Noise, a rebranded build of Signal available outside the Play Store is available in the Copperhead F-Droid repository. It has full support for all of the Signal features including voice and video calls but it isn’t optimized for low impact on battery life like Conversations. It used to be a fork removing the hard dependency on Google Play Services but since Signal 3.33.0 that is not a hard dependency anymore.
The Copperhead F-Droid repository is enabled by default for fresh CopperheadOS installations, but can also be manually added:
- Repository URL: https://fdroid.copperhead.co/repo
- Repository fingerprint: F0D4EB1193AD82FEB224BD1174B6FBD89A39D8ED988C9FFF2ADD0DCD1C4E271B
Note that the app builds in this repository are intended for CopperheadOS. You’re free to use them elsewhere, but the builds will end up leveraging CopperheadOS features in the future and will become incompatible with other operating systems. There is little reason to use Noise if you have Google Play because Noise is now simply a rebrand of the same code as Signal.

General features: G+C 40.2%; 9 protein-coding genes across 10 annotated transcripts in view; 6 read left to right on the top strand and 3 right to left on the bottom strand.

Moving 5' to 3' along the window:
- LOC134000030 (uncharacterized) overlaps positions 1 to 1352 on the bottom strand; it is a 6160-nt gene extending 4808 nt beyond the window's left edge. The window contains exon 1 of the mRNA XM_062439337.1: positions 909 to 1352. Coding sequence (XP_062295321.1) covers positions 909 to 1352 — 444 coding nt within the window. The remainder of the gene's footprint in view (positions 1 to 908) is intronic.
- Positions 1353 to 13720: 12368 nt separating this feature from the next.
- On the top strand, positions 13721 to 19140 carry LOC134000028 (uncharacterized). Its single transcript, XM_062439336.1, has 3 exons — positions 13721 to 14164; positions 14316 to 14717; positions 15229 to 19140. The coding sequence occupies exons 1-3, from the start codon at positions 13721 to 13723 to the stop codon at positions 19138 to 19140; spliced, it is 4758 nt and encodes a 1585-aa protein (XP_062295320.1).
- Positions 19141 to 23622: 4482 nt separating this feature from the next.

CopperheadOS replaces the AOSP Messaging app with Silence to provide support for encrypted SMS. It isn’t really recommended to prefer it over data-based encrypted messaging apps, but rather to make use of it for communicating with contacts without data connections, or for all messaging if you don’t have a data connection yourself. It makes sense to leave it as the default SMS app even if you’re using an app like Noise able to act as the default SMS client.
WhatsApp works on CopperheadOS, but it isn’t currently available in a convenient way. The best way to use it is probably installing the Amazon Appstore as an apk and then installing it from there, so that you have updates for it along with the Appstore which will update itself.
We might consider trying to convince Facebook to either host an F-Droid repository or permit redistribution of it.